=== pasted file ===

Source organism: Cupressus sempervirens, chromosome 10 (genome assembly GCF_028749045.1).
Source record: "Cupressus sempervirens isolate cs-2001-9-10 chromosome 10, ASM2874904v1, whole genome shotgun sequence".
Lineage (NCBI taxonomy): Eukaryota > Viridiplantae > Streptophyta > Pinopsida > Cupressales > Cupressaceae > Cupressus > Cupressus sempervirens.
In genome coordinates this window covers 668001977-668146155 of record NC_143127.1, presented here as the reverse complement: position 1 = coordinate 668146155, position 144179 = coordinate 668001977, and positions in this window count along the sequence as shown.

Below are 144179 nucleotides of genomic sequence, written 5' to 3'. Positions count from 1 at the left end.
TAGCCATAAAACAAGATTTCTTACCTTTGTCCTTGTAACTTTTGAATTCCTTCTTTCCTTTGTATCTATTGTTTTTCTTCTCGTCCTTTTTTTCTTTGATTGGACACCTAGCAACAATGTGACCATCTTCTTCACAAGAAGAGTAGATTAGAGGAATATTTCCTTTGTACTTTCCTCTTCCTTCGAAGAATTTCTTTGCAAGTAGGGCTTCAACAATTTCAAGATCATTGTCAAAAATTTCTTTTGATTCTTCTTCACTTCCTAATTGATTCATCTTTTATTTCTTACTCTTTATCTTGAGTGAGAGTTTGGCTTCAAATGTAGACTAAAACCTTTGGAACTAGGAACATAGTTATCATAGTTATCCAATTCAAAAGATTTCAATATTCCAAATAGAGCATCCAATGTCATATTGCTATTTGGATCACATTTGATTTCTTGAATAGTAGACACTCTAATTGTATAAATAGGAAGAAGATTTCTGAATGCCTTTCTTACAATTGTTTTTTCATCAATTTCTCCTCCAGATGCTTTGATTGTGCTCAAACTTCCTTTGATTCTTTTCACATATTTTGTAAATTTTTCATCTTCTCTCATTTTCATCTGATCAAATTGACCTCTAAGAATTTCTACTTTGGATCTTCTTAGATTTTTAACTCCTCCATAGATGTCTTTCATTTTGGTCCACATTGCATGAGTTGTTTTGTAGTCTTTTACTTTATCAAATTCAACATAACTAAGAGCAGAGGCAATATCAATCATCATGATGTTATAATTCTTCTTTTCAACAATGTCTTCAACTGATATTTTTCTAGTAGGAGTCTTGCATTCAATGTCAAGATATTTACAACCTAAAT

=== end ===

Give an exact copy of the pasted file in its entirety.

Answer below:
Source organism: Cupressus sempervirens, chromosome 10 (genome assembly GCF_028749045.1).
Source record: "Cupressus sempervirens isolate cs-2001-9-10 chromosome 10, ASM2874904v1, whole genome shotgun sequence".
Lineage (NCBI taxonomy): Eukaryota > Viridiplantae > Streptophyta > Pinopsida > Cupressales > Cupressaceae > Cupressus > Cupressus sempervirens.
In genome coordinates this window covers 668001977-668146155 of record NC_143127.1, presented here as the reverse complement: position 1 = coordinate 668146155, position 144179 = coordinate 668001977, and positions in this window count along the sequence as shown.

Below are 144179 nucleotides of genomic sequence, written 5' to 3'. Positions count from 1 at the left end.
TAGCCATAAAACAAGATTTCTTACCTTTGTCCTTGTAACTTTTGAATTCCTTCTTTCCTTTGTATCTATTGTTTTTCTTCTCGTCCTTTTTTTCTTTGATTGGACACCTAGCAACAATGTGACCATCTTCTTCACAAGAAGAGTAGATTAGAGGAATATTTCCTTTGTACTTTCCTCTTCCTTCGAAGAATTTCTTTGCAAGTAGGGCTTCAACAATTTCAAGATCATTGTCAAAAATTTCTTTTGATTCTTCTTCACTTCCTAATTGATTCATCTTTTATTTCTTACTCTTTATCTTGAGTGAGAGTTTGGCTTCAAATGTAGACTAAAACCTTTGGAACTAGGAACATAGTTATCATAGTTATCCAATTCAAAAGATTTCAATATTCCAAATAGAGCATCCAATGTCATATTGCTATTTGGATCACATTTGATTTCTTGAATAGTAGACACTCTAATTGTATAAATAGGAAGAAGATTTCTGAATGCCTTTCTTACAATTGTTTTTTCATCAATTTCTCCTCCAGATGCTTTGATTGTGCTCAAACTTCCTTTGATTCTTTTCACATATTTTGTAAATTTTTCATCTTCTCTCATTTTCATCTGATCAAATTGACCTCTAAGAATTTCTACTTTGGATCTTCTTAGATTTTTAACTCCTCCATAGATGTCTTTCATTTTGGTCCACATTGCATGAGTTGTTTTGTAGTCTTTTACTTTATCAAATTCAACATAACTAAGAGCAGAGGCAATATCAATCATCATGATGTTATAATTCTTCTTTTCAACAATGTCTTCAACTGATATTTTTCTAGTAGGAGTCTTGCATTCAATGTCAAGATATTTACAACCTAAAT